Hepatitis B, Chronic

Hepatitis B is a common reason for chronic hepatitis Patients may have asymptomatic or nonspecific symptoms such as fatigue and malaise. Without treatment, often cirrhosis developed; the risk of hepatocellular carcinoma is increased. Antiviral drugs can help, but a liver transplant may be necessary.

See also causes of hepatitis, overview of chronic hepatitis, and acute hepatitis B.)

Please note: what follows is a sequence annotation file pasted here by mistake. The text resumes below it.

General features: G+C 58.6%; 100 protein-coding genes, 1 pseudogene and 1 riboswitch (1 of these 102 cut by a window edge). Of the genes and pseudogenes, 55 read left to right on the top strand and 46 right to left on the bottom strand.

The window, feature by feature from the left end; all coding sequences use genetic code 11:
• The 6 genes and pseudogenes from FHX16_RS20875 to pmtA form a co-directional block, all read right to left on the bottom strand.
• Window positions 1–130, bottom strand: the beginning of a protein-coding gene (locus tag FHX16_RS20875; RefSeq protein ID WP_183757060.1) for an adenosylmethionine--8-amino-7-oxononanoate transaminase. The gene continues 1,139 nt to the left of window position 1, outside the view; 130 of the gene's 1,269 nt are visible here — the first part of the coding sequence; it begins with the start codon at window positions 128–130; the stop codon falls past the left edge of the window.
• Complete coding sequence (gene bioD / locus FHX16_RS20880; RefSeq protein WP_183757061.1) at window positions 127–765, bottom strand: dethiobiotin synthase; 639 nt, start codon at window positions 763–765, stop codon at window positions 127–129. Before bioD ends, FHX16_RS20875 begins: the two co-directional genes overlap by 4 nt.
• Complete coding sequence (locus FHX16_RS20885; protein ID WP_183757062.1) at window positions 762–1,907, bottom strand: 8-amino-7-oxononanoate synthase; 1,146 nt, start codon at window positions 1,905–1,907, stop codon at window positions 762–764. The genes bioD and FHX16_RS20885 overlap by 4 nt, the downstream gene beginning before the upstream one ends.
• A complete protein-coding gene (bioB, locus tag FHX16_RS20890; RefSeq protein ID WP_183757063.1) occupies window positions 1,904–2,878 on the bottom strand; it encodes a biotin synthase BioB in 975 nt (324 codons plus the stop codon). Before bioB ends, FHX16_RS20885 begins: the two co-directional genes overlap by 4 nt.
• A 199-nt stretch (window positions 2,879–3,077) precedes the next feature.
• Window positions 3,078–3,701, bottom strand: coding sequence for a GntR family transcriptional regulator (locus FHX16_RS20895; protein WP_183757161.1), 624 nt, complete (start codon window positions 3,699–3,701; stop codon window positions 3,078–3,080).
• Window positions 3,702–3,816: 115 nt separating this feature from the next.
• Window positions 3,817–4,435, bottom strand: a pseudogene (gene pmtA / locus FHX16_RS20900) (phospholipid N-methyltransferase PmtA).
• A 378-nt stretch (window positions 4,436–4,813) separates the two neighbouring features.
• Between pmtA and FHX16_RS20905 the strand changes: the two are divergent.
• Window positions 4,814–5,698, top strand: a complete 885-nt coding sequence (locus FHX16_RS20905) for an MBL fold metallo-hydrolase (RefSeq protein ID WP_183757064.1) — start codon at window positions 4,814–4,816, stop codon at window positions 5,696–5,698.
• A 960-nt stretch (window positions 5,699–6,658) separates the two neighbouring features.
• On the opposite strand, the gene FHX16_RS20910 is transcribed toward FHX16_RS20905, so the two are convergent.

Hepatitis B is a common reason for chronic hepatitis Patients may have asymptomatic or nonspecific symptoms such as fatigue and malaise. Without treatment, often cirrhosis developed; the risk of hepatocellular carcinoma is increased. Antiviral drugs can help, but a liver transplant may be necessary. See also causes of hepatitis, overview of chronic hepatitis, and acute hepatitis B) Hepatitis, which is longer than 6 months, is usually defined as chronic hepatitis, although this time is arbitrary. Acute hepatitis B of patients chronically for a total of about 5 to 10%. However, the younger the age when an acute infection occurs, the higher the risk that a chronic infection develops: For infants: 90% for children aged 1 to 4 years old: 25 to 50% of adults: About 5% the Centers for Disease Control and Prevention (CDC) estimate that 700.00 to 1.4 million people in the United States and about 240 million people have chronic hepatitis B infection worldwide. Without treatment, chronic hepatitis B can pass spontaneously regress (very rare), progress rapidly or slowly over decades in cirrhosis. The healing often begins with a temporary active episode of illness and is accompanied by seroconversion from HBeAg to anti-HBe. A co-infection with hepatitis D virus causes the most severe form of chronic HBV infection. Without treatment, cirrhosis develops in up to 70% of patients. Chronic HBV infection increases the risk of liver cancer. Symptoms and signs The symptoms vary depending on the degree of the underlying liver damage. Many patients, especially children, are asymptomatic. On the other hand, often appear malaise, loss of appetite and fatigue, sometimes also low-grade fever and discomfort in the right upper abdomen. Jaundice is not usually. Often the first results signs of chronic liver disease or portal hypertension are (z. B. splenomegaly, spider nevi, palmar erythema) complications of cirrhosis (. Eg portal hypertension, ascites, encephalopathy) Some patients with chronic hepatitis develop Cholestasezeichen (z. B. jaundice, itching, pale stools, steatorrhea). Extrahepatic manifestations may include nodosa and glomerular disease polyarteriitis. Diagnosis Serological tests liver biopsy, the diagnosis of chronic hepatitis B is suspected in patients with suspicious symptoms and signs, coincidentally noticed transaminase elevations or earlier diagnosed acute hepatitis. Diagnosis is by finding a positive hepatitis B surface antigen (HBsAg) and IgG anti-HBc and negative IgM antibodies to HBcAg confirmed (anti-HBc see table: hepatitis B serology *) and by measuring the hepatitis B virus DNA (quantitative HBV-DNA). Hepatitis B serology markers * Acute HBV infection Chronic HBV infection previous HBV infection † HBsAg + + – Anti-HBs – – + ‡ Anti-HBc IgM + – – IgG anti-HBc – + ± ± ± HBeAg – Anti-HBe – ± ± HBV DNA + + – * antibodies against Hepatitis D virus (anti-HDV) levels should be measured when serological tests have confirmed HBV and the infection is severe. † Patients had HBV infection and have recovered. ‡ Anti-HBs also be regarded as the sole serological markers for HBV vaccination. Anti-HBc = antibody against hepatitis B core, anti-HBe antibodies against HBeAg =, Anti-HBs Antibodies to HBsAg =; HBeAg = hepatitis B e antigen; HBsAg = hepatitis B surface antigen; HBV = hepatitis B virus. In chronic hepatitis B usually hepatitis B e antigen (HBeAg) and anti-HBe is tested to determine the prognosis of the disease and establish an antiviral treatment. If the serologically diagnosed HBV infection is severe, antibodies of the hepatitis D virus (HDV-nti) should be determined. Quantitative HBV DNA tests before and during treatment used to assess the reaction. A biopsy is typically performed to assess the degree of liver damage and rule out other causes of liver disease. A liver biopsy is most in the cases helpful, in which there are no clear guidelines for treatment (see also:. American Association for Study of Liver Disease practice guideline Diagnosis and Management of Autoimmune Hepatitis) Other function tests Liver function tests be determined if that was not has happened before. These include serum transaminases (ALT and AST), alkaline phosphatase and bilirubin. Other tests should be performed to assess the severity of the disease; they include serum albumin, platelet count and PT / INR. Patients should be tested for HIV and hepatitis C infection, since the transmission of these infections is similar. A high rheumatoid factor and low complement levels are suggestive of cryoglobulinemia. If symptoms or signs occur a cryoglobulinemia in the course of chronic hepatitis provisions of Kryoglobulins and rheumatoid factor should be performed werden.Screening complications in patients with chronic HBV infection should every 6 months for the presence of hepatocellular carcinoma by sonography and determination of the alpha-fetoprotein be controlled in the serum, although the cost-effect of this approach is discussed. (See also the Cochrane summary under Alpha-fetoprotein and / or liver ultrasonography for liver cancer screening in patients with chronic hepatitis B.) therapy Antiviral drugs Sometimes liver transplantation (See also the American Association for Study of Liver Disease Practice Guidelines for the Treatment of Chronic hepatitis B.) antiviral therapy is indicated in patients with: Increased transaminase clinical or biopsy evidence of progressive disease Both findings above the goal is to eliminate the HBV-DNA (1). The treatment may occasionally cause loss of hepatitis B e antigen (HBeAg) or anything seltener- the loss of hepatitis B surface antigen (HBsAg). The majority of patients that need to be treated for chronic hepatitis B must be treated indefinitely; Thus, the treatment can be very expensive. The premature termination of treatment may lead to relapses, which can be severe. The therapy can be stopped if any of the following events occurs: HBeAg transformed into antibody to HBeAg (anti-HBe) around. Tests for HBsAg are negative. Resistance to drugs are also a problem. Seven antiviral drugs – entecavir, adefovir, lamivudine, interferon alfa (INF-alpha), pegylated INF-alpha (peginterferon-alpha), telbivudine and tenofovir are available (see Table: Comparison of the drugs commonly used in chronic hepatitis B). Comparison of the drugs commonly used in chronic hepatitis B effect (% of patients) INF-alpha, PEG-IFN-alpha, lamivudine, adefovir Entecavir Telbivudine Tenofovir serum HBV DNA undetectable 37% 30-42% 44% 21% 61% 60% 76 % Seroconversion from HBeAg to anti-HBe occurs normalized 18% 29-36% 16-21% 12% 21-22% 22% 21% 23% 34-52% 41-75 ALT% 48% 68-81% 77% 68% histological improvement occurs NA 38% 49-56% 53% 72% 65% 74% undetectable HBsAg (at 1 year) 8% 3% <1% 0% 2-3% 0% 3% resistance development None None After 1 Year: ~ 14-32% by 5 years: ~ 60-70% After 1 year: 0% After 5 years: 29% After 1 year: 0% After 6 years: 1, 2% After 1 Year: 5% After 2 years, 25% after the age of 6: 0% anti-HBe = antibody to HBeAg; HBeAg = hepatitis B e antigen; HBsAg = hepatitis B surface antigen; HBV = hepatitis B virus; INF-alpha = alpha interferon; PEG-IFN-alpha = pegylated INF-alpha. Adapted from Lok ASF, McMahon BJ: Chronic hepatitis B, last update 2009. American Association for Study of Liver Diseases (AASLD) practice guidelines update. Hepatology 50: 661-699, 2009 Terrault NA, Bzowej NH, Chang KM, et al: AASLD guidelines for treatment of chronic hepatitis B. Hepatology 63: 261-283, 2016. First-line drugs are usually an oral antiviral medication as entecavir (a nucleoside analogue) or tenofovir (a Nukleotidanalogom) Oral antiviral drugs have few side effects and can be given to patients with decompensated liver disease. The combination therapy has not been shown to be superior to monotherapy, but there are studies that examine their comparable benefits. If HBsAg is not detectable and occur HBeAg seroconversion in patients with HBeAg-positive chronic HBV infection, these patients can stop taking antiviral drugs. Patients with HBeAg-negative chronic HBV infection almost always need to take antiviral medication indefinitely to maintain viral suppression; they already have antibodies to HBeAg and thus the only specific criterion for the termination of HBV therapy is the loss of HBsAg. Entecavir has a high antiviral potency, resistance development is unusual. This remedy is considered as HBV treatment of choice. Entecavir is effective against adefovir-resistant strains. The dosage is 0.5 mg p.o. once a day. But patients who have previously taken a nucleoside analogue should, 1 mg po take once a day. Dose reduction is required in patients with renal insufficiency. Serious adverse effects are rare, but a harmless intake during pregnancy has not been established. Tenofovir has (an older nucleotide analog) in treating replaced adefovir as an agent of first choice. Tenofovir is the most potent oral antiviral drug for hepatitis B. resistances are rarities. It has little adverse effects. The dosage is 245 mg p.o. once a day; the frequency of dosing may need to be reduced if the creatinine clearance is reduced. For adefovir dose is 10 mg p.o. once a day. Interferon alfa (IFN-?) may be used, but will no longer be considered the first choice. The dose is 5 million IU s.c. once daily or 10 million IU s.c. 3 times a week for 16 to 24 weeks in patients with HBeAg-positive chronic HBV infection and about 12 to 24 months in patients with HBeAg-negative chronic HBV infection. In approximately 40% of patients, this regimen results in the elimination of HBV DNA and causes seroconversion to anti-HBe. A successful response to treatment is usually preceded by a transient increase in transaminases. The drug has to be injected and is often poorly tolerated. The first one or two injections are accompanied by flu-like side effects. Later in fatigue, malaise, depression, bone marrow suppression and rare bacterial infections and autoimmune diseases may occur. Among the counterpoint Indikatione of INF-alpha include the following: advanced cirrhosis: In patients with cirrhosis IFN-alpha may precipitate decompensation of cirrhosis. Kidney failure immunosuppression Solid organ transplant cytopenia A few patients have treatment because of intolerable side effects must be discontinued. The treatment must be carried out carefully. Patients with active drug abuse or pronounced psychiatric disorders should not be treated. Pegylated IFN-alpha can be used instead of IFN-alpha. The dosage is usually 180 micrograms by injection once a week for 48 weeks. The side effects are similar to those of IFN-alpha, but are not as strong as a rule. Lamivudine (a nucleoside analogue) is no longer regarded as HBV drug of first choice, because of the risk of development of resistance is higher and the effectiveness is lower compared to the newer antiviral drugs. The dosage is 100 mg p.o. once a day. There are few side effects. Telbivudine is a newer nucleoside analog that has greater efficacy and potency than lamivudine, but also a high degree of resistance. It is therefore not considered a drug of first choice. The dose is 600 mg p.o. once a day. End-stage liver disease caused by HBV liver transplantation should be considered. In patients with HBV infection, the long-term use of oral antiviral drugs of choice and the peritransplantationelle use of hepatitis B immune globulin (HBIG) have improved the results after liver transplantation. The survival rate is equal to or better than the survival rate after transplantation of other indications, and recurrence of hepatitis B are minimized. Treatment Note 1. Terrault NA, Bzowej NH, Chang KM, et al: AASLD guidelines for treatment of chronic hepatitis B. Hepatology 63: 261-283, 2016. Key Points Acute Hepatitis B becomes chronic in about 5 to 10% of patients; the risk is at a young age (90% for infants, 25 to 50% for children aged 1 to 5 years and about 5% for adults) the highest. The CDC estimates that about 240 million people have chronic hepatitis B infection worldwide. The symptoms vary depending on the degree of the underlying liver damage. Antiviral drugs can improve liver function test results and liver histology and delay the progression to cirrhosis, but may need to be taken indefinitely; Drug resistance is a concern. A liver transplant may be necessary with decompensated cirrhosis due to hepatitis B in patients. For more information alpha-fetoprotein and / or liver ultrasonography for a study on liver cancer in patients with chronic hepatitis B American Association for the Study of Liver Disease Practice Guidelines